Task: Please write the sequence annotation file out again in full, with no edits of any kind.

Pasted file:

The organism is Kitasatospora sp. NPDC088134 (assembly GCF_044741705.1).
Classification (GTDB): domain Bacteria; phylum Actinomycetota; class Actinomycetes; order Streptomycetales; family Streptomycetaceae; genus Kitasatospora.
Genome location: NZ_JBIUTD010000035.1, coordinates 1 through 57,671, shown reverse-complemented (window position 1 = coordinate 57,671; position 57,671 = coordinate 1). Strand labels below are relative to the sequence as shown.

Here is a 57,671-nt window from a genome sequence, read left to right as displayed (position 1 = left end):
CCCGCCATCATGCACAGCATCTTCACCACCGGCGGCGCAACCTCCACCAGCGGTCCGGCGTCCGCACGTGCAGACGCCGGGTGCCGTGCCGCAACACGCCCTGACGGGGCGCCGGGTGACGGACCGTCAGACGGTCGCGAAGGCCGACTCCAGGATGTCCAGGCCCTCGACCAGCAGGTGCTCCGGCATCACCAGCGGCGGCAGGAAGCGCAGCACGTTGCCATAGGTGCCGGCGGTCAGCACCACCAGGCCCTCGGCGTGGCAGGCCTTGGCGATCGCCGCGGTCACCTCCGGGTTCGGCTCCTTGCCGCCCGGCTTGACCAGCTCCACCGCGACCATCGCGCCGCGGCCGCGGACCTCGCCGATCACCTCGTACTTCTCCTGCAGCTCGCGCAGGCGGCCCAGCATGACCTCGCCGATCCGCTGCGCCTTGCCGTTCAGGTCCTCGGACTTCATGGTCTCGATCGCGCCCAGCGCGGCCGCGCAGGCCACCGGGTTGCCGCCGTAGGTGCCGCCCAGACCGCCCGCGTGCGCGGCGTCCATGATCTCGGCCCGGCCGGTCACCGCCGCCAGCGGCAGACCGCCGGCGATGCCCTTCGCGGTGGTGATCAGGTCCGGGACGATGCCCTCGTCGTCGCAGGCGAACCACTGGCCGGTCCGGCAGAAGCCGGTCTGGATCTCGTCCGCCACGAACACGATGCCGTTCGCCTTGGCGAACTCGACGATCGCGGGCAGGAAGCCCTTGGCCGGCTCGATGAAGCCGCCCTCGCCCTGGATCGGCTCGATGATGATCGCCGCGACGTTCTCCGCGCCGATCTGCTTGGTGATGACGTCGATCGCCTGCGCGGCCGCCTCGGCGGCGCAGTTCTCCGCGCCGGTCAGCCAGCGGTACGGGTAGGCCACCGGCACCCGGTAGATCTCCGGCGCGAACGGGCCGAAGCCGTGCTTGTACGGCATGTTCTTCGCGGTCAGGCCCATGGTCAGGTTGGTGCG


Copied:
The organism is Kitasatospora sp. NPDC088134 (assembly GCF_044741705.1).
Classification (GTDB): domain Bacteria; phylum Actinomycetota; class Actinomycetes; order Streptomycetales; family Streptomycetaceae; genus Kitasatospora.
Genome location: NZ_JBIUTD010000035.1, coordinates 1 through 57,671, shown reverse-complemented (window position 1 = coordinate 57,671; position 57,671 = coordinate 1). Strand labels below are relative to the sequence as shown.

Here is a 57,671-nt window from a genome sequence, read left to right as displayed (position 1 = left end):
CCCGCCATCATGCACAGCATCTTCACCACCGGCGGCGCAACCTCCACCAGCGGTCCGGCGTCCGCACGTGCAGACGCCGGGTGCCGTGCCGCAACACGCCCTGACGGGGCGCCGGGTGACGGACCGTCAGACGGTCGCGAAGGCCGACTCCAGGATGTCCAGGCCCTCGACCAGCAGGTGCTCCGGCATCACCAGCGGCGGCAGGAAGCGCAGCACGTTGCCATAGGTGCCGGCGGTCAGCACCACCAGGCCCTCGGCGTGGCAGGCCTTGGCGATCGCCGCGGTCACCTCCGGGTTCGGCTCCTTGCCGCCCGGCTTGACCAGCTCCACCGCGACCATCGCGCCGCGGCCGCGGACCTCGCCGATCACCTCGTACTTCTCCTGCAGCTCGCGCAGGCGGCCCAGCATGACCTCGCCGATCCGCTGCGCCTTGCCGTTCAGGTCCTCGGACTTCATGGTCTCGATCGCGCCCAGCGCGGCCGCGCAGGCCACCGGGTTGCCGCCGTAGGTGCCGCCCAGACCGCCCGCGTGCGCGGCGTCCATGATCTCGGCCCGGCCGGTCACCGCCGCCAGCGGCAGACCGCCGGCGATGCCCTTCGCGGTGGTGATCAGGTCCGGGACGATGCCCTCGTCGTCGCAGGCGAACCACTGGCCGGTCCGGCAGAAGCCGGTCTGGATCTCGTCCGCCACGAACACGATGCCGTTCGCCTTGGCGAACTCGACGATCGCGGGCAGGAAGCCCTTGGCCGGCTCGATGAAGCCGCCCTCGCCCTGGATCGGCTCGATGATGATCGCCGCGACGTTCTCCGCGCCGATCTGCTTGGTGATGACGTCGATCGCCTGCGCGGCCGCCTCGGCGGCGCAGTTCTCCGCGCCGGTCAGCCAGCGGTACGGGTAGGCCACCGGCACCCGGTAGATCTCCGGCGCGAACGGGCCGAAGCCGTGCTTGTACGGCATGTTCTTCGCGGTCAGGCCCATGGTCAGGTTGGTGCG